Saturday 20 January 2018

Pressure grows to let outsiders apply for top civil service posts

Fionnan Sheahan and Maeve Dineen

PRESSURE was mounting on the Government last night to throw open three of the most powerful civil service jobs to external applicants, rather than limiting them to a small, elite group of insiders.

The three posts on offer are among the most powerful positions within the civil service, and carry a salary of more than €210,000 a year plus generous pensions.

The deadline for applications for the secretary general positions runs out this evening at 5pm.

The Fine Gael-Labour Party Coalition has a firm promise to open up all senior public sector posts to outside expertise but was accused last night of breaking this pledge.

A government spokesman said clearly: "The intention is to fill (the posts) internally."

The recruitment process is being driven by Department of the Taoiseach secretary general Dermot McCarthy, who is retiring and whose own job is one of those to be filled.

Public Sector Reform Minister Brendan Howlin recently made changes to the process for appointing most senior civil servants, saying "reform must happen from the top down". But these three top appointments are exceptions to those rules.

No outside advertising is being conducted to attract private sector, semi-state or international applicants for the jobs.

The posts include two in the Department of Taoiseach and one in the new Department of Public Sector Reform.

And there will be no outside scrutiny of the applications, which will go directly to senior civil servants.

Economic expertise is not even listed as an important qualification for the posts.

Mr Howlin is aware the posts, including the head of his own new department, are being filled in this manner.

It means Mr McCarthy, the country's top civil servant for the past decade, is playing a central role in appointing his successors.

He has called for applications from within the civil service to be sent to him.

A government source said there was some surprise at Mr McCarthy's move and said there were questions over whether it was "just a solo run".

The Government was urged to throw the posts open to public competition and even to make temporary appointments while a wider search was undertaken. The process was described by Fianna Fail spokesman Sean Fleming last night as "the permanent government winning again against the elected Government".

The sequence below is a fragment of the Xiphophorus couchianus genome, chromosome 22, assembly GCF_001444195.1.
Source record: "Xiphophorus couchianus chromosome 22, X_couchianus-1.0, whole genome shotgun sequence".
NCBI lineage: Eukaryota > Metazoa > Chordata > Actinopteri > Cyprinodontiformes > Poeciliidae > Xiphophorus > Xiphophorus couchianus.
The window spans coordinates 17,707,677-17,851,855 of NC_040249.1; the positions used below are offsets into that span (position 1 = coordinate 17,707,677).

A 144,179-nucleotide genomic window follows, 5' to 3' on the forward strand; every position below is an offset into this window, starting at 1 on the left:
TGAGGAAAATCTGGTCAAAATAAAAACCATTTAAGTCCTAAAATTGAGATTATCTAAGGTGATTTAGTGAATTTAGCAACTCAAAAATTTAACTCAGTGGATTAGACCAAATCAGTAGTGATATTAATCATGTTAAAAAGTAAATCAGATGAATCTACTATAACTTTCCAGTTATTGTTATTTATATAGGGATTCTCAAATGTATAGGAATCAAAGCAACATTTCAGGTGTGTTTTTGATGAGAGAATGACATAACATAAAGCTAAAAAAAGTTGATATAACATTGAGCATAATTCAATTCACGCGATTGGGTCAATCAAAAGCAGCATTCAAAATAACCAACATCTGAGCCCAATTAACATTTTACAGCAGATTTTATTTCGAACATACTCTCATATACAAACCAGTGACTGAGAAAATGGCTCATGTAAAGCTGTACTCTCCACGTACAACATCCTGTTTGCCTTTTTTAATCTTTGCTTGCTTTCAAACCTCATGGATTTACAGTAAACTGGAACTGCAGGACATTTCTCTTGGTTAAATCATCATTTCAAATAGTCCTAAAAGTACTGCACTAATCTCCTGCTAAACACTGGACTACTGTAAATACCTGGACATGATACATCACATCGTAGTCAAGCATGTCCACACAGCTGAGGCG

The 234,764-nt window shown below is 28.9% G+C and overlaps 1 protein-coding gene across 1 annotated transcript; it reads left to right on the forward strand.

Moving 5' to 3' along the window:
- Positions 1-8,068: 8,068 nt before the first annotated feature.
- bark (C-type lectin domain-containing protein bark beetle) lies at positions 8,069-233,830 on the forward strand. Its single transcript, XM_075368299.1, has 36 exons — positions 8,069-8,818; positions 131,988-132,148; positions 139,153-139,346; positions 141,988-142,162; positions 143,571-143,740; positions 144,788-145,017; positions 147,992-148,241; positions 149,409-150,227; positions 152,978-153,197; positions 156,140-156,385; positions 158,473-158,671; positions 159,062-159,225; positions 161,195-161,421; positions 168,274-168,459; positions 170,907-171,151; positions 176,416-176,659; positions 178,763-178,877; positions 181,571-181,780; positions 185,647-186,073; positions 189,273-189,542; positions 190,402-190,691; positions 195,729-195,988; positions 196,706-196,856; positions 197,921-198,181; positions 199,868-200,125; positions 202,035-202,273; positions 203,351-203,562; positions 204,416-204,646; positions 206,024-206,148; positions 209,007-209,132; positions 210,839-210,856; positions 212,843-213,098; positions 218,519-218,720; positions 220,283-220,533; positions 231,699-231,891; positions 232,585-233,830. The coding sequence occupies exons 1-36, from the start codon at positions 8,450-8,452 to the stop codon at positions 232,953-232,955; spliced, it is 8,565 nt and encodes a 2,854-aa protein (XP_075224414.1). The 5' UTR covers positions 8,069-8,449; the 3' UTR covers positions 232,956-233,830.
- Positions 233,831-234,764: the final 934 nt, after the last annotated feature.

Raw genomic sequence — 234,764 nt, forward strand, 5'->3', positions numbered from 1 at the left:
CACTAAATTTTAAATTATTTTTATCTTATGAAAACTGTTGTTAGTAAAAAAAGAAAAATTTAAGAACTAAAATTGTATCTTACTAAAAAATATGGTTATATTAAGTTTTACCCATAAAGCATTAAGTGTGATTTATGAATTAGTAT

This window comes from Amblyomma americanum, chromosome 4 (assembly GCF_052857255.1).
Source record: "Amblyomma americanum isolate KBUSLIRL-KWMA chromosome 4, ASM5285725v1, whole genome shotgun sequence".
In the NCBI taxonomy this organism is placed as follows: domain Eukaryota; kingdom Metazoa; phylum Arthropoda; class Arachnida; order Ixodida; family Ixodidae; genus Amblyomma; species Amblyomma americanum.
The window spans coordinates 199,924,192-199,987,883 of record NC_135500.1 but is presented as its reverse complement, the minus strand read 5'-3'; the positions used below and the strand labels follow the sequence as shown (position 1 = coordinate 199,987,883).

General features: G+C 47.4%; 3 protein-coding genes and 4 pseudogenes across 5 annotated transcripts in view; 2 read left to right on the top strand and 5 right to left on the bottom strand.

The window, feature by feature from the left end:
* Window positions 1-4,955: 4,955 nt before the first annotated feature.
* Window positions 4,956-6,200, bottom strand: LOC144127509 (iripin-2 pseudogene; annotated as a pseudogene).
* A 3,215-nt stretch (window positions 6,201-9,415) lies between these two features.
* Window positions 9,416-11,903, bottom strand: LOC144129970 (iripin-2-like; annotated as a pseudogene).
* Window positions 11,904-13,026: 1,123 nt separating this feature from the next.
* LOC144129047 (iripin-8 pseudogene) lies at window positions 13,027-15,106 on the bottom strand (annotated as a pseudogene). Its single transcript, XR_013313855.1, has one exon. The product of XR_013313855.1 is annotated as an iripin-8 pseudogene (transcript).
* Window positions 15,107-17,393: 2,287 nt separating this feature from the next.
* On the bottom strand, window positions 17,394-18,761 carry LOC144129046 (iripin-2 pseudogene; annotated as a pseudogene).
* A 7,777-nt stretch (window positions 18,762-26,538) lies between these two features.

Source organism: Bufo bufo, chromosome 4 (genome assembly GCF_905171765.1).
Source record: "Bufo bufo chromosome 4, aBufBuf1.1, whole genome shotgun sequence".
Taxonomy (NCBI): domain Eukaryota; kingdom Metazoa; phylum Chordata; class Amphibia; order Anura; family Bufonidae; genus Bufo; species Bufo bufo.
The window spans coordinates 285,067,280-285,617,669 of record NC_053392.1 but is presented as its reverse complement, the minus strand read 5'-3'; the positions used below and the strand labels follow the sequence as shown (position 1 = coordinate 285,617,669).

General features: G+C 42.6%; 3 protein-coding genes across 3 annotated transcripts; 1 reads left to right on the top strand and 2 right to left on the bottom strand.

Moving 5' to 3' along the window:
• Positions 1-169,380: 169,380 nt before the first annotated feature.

A government spokesman confirmed the Coalition planned to appoint from within the existing civil service.

"The intention is to fill internally," the spokesman said.


The spokesman said there was a "particular anxiety" to fill the Public Expenditure and Reform post as it is being set up.

"The Government, should they so desire, could seek to advertise outside," the spokesman added.

But the wide expectation is the posts will be filled from a small pool of secretaries general and assistant secretaries general in the civil service.

The appointments are outside the remit of the body normally charged with filling senior posts, the Top Level Appointments Commission (TLAC).

Under the new Government, civil servants have lost control of TLAC and the chairperson and the majority of members will be drawn from outside the public sector.

But senior appointments to the Departments of the Taoiseach, Finance, Foreign Affairs and the Revenue Commissioners don't fall under TLAC's remit and are appointed directly by the Government.

Mr Howlin's spokesman said Mr McCarthy's call for expressions of interest was "a first step in the process".

"The call for expressions of interest is a procedure that is used in these cases.

" It is not binding on the Government. The Government has made no decision as yet on who will be appointed," the spokesman said.

"Mr Howlin is pressing ahead with sweeping reform of TLAC," the spokesman added.

Irish Independent

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